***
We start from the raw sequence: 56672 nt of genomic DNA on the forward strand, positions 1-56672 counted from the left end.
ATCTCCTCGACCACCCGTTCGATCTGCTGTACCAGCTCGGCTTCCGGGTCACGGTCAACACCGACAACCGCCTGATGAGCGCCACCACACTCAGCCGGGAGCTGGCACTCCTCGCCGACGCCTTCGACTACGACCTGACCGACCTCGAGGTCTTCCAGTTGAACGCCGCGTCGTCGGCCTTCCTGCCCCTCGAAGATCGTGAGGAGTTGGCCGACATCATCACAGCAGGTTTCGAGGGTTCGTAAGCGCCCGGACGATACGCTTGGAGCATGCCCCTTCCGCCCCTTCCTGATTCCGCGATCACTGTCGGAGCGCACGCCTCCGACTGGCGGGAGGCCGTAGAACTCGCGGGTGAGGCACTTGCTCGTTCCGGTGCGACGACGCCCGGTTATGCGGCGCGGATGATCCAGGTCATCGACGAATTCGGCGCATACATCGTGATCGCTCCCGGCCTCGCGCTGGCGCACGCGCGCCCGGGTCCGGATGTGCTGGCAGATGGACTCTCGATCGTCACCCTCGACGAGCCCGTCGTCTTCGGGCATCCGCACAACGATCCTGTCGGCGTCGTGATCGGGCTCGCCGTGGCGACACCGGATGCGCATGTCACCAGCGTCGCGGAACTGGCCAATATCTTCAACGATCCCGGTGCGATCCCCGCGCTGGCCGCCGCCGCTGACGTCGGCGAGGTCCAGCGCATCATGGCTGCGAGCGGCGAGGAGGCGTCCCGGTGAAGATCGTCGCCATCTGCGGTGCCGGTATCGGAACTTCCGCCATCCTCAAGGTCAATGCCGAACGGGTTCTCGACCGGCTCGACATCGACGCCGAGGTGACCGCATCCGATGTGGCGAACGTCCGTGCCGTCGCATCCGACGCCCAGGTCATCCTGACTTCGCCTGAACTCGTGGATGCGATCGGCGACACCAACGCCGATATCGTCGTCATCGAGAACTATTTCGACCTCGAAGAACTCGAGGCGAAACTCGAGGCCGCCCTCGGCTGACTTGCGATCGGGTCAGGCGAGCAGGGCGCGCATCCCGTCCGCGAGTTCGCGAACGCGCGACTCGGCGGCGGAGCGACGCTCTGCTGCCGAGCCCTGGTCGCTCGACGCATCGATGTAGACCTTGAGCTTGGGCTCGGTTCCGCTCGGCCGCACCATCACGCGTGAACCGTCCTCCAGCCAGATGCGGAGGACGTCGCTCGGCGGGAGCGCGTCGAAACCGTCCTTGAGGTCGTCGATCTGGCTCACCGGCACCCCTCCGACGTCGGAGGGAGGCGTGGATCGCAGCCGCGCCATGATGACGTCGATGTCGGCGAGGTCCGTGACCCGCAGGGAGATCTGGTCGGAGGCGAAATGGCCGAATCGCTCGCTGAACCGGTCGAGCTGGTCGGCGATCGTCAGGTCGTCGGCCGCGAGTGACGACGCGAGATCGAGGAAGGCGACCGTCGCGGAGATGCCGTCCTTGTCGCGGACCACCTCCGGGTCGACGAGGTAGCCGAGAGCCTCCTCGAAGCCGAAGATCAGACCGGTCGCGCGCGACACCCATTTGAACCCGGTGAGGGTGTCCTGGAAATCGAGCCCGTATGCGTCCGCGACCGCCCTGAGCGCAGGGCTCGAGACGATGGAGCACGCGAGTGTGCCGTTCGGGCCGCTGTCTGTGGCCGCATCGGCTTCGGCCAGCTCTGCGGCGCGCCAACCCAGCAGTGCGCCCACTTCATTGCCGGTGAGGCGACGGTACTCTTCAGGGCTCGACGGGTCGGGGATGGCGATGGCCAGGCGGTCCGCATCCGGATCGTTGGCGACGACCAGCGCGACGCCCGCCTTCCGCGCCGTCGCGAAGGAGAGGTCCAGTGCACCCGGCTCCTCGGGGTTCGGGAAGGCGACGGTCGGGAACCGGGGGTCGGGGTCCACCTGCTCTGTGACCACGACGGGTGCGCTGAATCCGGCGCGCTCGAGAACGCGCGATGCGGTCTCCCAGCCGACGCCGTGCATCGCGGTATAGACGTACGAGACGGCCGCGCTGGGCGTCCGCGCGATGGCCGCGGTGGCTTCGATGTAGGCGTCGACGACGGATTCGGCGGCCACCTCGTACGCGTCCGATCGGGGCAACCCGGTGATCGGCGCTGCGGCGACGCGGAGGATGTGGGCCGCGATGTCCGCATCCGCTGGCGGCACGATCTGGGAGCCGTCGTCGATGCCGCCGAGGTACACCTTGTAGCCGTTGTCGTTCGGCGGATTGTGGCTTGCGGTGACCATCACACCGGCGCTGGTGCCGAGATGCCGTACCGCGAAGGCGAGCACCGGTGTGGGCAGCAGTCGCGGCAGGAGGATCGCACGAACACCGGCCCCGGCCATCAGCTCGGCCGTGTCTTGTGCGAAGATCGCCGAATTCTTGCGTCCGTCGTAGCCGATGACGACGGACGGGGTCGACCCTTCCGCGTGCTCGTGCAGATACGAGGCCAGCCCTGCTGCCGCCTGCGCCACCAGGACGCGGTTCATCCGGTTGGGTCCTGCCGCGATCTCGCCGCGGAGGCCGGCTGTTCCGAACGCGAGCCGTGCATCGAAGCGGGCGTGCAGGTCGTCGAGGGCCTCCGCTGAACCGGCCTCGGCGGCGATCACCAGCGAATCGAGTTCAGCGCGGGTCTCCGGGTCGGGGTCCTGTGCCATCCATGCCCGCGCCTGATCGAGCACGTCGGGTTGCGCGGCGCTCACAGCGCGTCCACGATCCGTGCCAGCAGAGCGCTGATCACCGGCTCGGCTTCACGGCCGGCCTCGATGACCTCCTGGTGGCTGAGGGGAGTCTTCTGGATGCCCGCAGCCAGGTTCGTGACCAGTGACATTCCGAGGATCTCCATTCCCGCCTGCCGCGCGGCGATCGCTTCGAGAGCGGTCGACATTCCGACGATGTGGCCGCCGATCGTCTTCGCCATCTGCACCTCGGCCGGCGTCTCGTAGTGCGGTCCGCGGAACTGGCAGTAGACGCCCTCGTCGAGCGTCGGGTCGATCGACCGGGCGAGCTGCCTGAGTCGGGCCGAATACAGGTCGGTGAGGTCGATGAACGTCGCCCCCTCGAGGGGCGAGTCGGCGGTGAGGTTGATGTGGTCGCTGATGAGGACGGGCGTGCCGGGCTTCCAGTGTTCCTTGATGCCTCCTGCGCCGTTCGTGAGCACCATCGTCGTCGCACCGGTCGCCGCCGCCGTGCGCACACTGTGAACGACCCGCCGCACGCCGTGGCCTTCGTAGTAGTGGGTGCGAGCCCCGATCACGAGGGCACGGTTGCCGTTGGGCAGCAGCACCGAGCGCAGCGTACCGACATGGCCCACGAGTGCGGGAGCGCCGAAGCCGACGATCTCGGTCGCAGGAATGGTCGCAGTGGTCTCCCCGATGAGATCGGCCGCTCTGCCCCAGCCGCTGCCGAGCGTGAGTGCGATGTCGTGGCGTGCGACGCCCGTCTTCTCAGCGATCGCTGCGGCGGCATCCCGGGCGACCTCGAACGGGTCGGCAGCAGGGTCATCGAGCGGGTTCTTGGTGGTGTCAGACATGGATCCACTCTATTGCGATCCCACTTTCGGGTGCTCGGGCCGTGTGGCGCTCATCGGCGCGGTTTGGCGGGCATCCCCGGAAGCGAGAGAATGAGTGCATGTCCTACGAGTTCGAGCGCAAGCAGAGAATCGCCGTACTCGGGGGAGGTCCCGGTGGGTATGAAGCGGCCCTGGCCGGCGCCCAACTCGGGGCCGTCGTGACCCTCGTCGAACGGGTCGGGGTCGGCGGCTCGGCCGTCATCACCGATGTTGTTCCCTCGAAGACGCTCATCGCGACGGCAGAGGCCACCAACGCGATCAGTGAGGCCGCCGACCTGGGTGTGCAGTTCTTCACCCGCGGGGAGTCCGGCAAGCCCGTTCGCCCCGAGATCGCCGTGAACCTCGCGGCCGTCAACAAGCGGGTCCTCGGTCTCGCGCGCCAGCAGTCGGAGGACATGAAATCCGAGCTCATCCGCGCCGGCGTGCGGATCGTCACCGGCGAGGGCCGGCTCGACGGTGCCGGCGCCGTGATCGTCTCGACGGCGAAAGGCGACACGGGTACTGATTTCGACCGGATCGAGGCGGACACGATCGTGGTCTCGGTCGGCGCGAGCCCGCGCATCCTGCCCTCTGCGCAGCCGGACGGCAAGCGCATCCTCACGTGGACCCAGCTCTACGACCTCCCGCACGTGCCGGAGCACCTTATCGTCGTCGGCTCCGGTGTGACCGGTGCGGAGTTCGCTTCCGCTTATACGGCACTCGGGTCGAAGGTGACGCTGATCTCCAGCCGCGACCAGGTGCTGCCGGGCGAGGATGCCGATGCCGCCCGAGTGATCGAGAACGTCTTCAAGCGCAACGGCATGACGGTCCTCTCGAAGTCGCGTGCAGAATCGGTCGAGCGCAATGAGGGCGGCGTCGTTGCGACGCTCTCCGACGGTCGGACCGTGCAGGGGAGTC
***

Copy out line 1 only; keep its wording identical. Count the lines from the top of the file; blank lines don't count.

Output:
We start from the raw sequence: 56672 nt of genomic DNA on the forward strand, positions 1-56672 counted from the left end.